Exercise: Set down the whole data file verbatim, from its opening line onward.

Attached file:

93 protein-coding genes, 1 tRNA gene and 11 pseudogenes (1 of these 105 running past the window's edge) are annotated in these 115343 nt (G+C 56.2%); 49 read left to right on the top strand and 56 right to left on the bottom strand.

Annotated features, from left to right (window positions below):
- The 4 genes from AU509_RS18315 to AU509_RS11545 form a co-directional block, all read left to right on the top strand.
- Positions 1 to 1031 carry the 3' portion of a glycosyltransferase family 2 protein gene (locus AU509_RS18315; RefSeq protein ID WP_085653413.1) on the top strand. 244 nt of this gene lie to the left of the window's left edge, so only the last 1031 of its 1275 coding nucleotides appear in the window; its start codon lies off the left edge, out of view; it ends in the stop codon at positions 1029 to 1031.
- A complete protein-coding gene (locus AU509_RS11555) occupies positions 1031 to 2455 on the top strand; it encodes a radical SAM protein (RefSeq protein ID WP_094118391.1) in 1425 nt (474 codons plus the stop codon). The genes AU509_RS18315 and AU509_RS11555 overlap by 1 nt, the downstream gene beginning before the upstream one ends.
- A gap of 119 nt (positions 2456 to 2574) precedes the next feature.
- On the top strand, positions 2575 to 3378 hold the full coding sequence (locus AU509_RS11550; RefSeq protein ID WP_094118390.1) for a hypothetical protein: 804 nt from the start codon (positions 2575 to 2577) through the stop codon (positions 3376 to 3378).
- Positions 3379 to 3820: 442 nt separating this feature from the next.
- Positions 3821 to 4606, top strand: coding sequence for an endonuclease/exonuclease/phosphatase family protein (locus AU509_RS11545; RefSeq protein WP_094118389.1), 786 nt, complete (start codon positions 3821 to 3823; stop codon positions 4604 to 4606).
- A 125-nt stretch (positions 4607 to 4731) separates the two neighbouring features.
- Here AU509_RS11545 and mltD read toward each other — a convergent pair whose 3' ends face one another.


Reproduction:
93 protein-coding genes, 1 tRNA gene and 11 pseudogenes (1 of these 105 running past the window's edge) are annotated in these 115343 nt (G+C 56.2%); 49 read left to right on the top strand and 56 right to left on the bottom strand.

Annotated features, from left to right (window positions below):
- The 4 genes from AU509_RS18315 to AU509_RS11545 form a co-directional block, all read left to right on the top strand.
- Positions 1 to 1031 carry the 3' portion of a glycosyltransferase family 2 protein gene (locus AU509_RS18315; RefSeq protein ID WP_085653413.1) on the top strand. 244 nt of this gene lie to the left of the window's left edge, so only the last 1031 of its 1275 coding nucleotides appear in the window; its start codon lies off the left edge, out of view; it ends in the stop codon at positions 1029 to 1031.
- A complete protein-coding gene (locus AU509_RS11555) occupies positions 1031 to 2455 on the top strand; it encodes a radical SAM protein (RefSeq protein ID WP_094118391.1) in 1425 nt (474 codons plus the stop codon). The genes AU509_RS18315 and AU509_RS11555 overlap by 1 nt, the downstream gene beginning before the upstream one ends.
- A gap of 119 nt (positions 2456 to 2574) precedes the next feature.
- On the top strand, positions 2575 to 3378 hold the full coding sequence (locus AU509_RS11550; RefSeq protein ID WP_094118390.1) for a hypothetical protein: 804 nt from the start codon (positions 2575 to 2577) through the stop codon (positions 3376 to 3378).
- Positions 3379 to 3820: 442 nt separating this feature from the next.
- Positions 3821 to 4606, top strand: coding sequence for an endonuclease/exonuclease/phosphatase family protein (locus AU509_RS11545; RefSeq protein WP_094118389.1), 786 nt, complete (start codon positions 3821 to 3823; stop codon positions 4604 to 4606).
- A 125-nt stretch (positions 4607 to 4731) separates the two neighbouring features.
- Here AU509_RS11545 and mltD read toward each other — a convergent pair whose 3' ends face one another.